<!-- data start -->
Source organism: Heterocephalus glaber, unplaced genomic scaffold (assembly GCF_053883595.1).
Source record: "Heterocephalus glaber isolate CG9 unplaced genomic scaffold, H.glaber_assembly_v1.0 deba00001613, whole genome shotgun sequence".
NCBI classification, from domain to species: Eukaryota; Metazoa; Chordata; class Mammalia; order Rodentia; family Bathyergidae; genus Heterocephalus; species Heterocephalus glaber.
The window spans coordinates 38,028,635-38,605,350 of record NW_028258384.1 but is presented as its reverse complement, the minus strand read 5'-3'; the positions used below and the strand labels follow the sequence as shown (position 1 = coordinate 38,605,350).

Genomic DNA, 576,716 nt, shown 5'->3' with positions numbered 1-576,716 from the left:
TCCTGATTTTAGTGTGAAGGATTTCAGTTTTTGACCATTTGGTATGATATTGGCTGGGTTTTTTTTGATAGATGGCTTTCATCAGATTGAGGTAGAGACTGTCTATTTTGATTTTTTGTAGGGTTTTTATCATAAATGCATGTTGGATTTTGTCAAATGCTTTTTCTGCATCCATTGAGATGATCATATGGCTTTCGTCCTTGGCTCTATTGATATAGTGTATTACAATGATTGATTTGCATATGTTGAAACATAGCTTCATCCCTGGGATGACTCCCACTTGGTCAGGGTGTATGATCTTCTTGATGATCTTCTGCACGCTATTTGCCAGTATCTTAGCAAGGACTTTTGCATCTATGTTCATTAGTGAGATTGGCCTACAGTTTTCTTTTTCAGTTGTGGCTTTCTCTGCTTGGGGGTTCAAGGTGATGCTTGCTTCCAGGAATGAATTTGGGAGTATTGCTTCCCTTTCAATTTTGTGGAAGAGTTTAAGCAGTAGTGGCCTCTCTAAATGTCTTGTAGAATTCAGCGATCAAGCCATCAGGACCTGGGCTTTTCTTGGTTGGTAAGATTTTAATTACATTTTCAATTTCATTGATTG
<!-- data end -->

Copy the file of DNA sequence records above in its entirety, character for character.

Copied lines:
Source organism: Heterocephalus glaber, unplaced genomic scaffold (assembly GCF_053883595.1).
Source record: "Heterocephalus glaber isolate CG9 unplaced genomic scaffold, H.glaber_assembly_v1.0 deba00001613, whole genome shotgun sequence".
NCBI classification, from domain to species: Eukaryota; Metazoa; Chordata; class Mammalia; order Rodentia; family Bathyergidae; genus Heterocephalus; species Heterocephalus glaber.
The window spans coordinates 38,028,635-38,605,350 of record NW_028258384.1 but is presented as its reverse complement, the minus strand read 5'-3'; the positions used below and the strand labels follow the sequence as shown (position 1 = coordinate 38,605,350).

Genomic DNA, 576,716 nt, shown 5'->3' with positions numbered 1-576,716 from the left:
TCCTGATTTTAGTGTGAAGGATTTCAGTTTTTGACCATTTGGTATGATATTGGCTGGGTTTTTTTTGATAGATGGCTTTCATCAGATTGAGGTAGAGACTGTCTATTTTGATTTTTTGTAGGGTTTTTATCATAAATGCATGTTGGATTTTGTCAAATGCTTTTTCTGCATCCATTGAGATGATCATATGGCTTTCGTCCTTGGCTCTATTGATATAGTGTATTACAATGATTGATTTGCATATGTTGAAACATAGCTTCATCCCTGGGATGACTCCCACTTGGTCAGGGTGTATGATCTTCTTGATGATCTTCTGCACGCTATTTGCCAGTATCTTAGCAAGGACTTTTGCATCTATGTTCATTAGTGAGATTGGCCTACAGTTTTCTTTTTCAGTTGTGGCTTTCTCTGCTTGGGGGTTCAAGGTGATGCTTGCTTCCAGGAATGAATTTGGGAGTATTGCTTCCCTTTCAATTTTGTGGAAGAGTTTAAGCAGTAGTGGCCTCTCTAAATGTCTTGTAGAATTCAGCGATCAAGCCATCAGGACCTGGGCTTTTCTTGGTTGGTAAGATTTTAATTACATTTTCAATTTCATTGATTG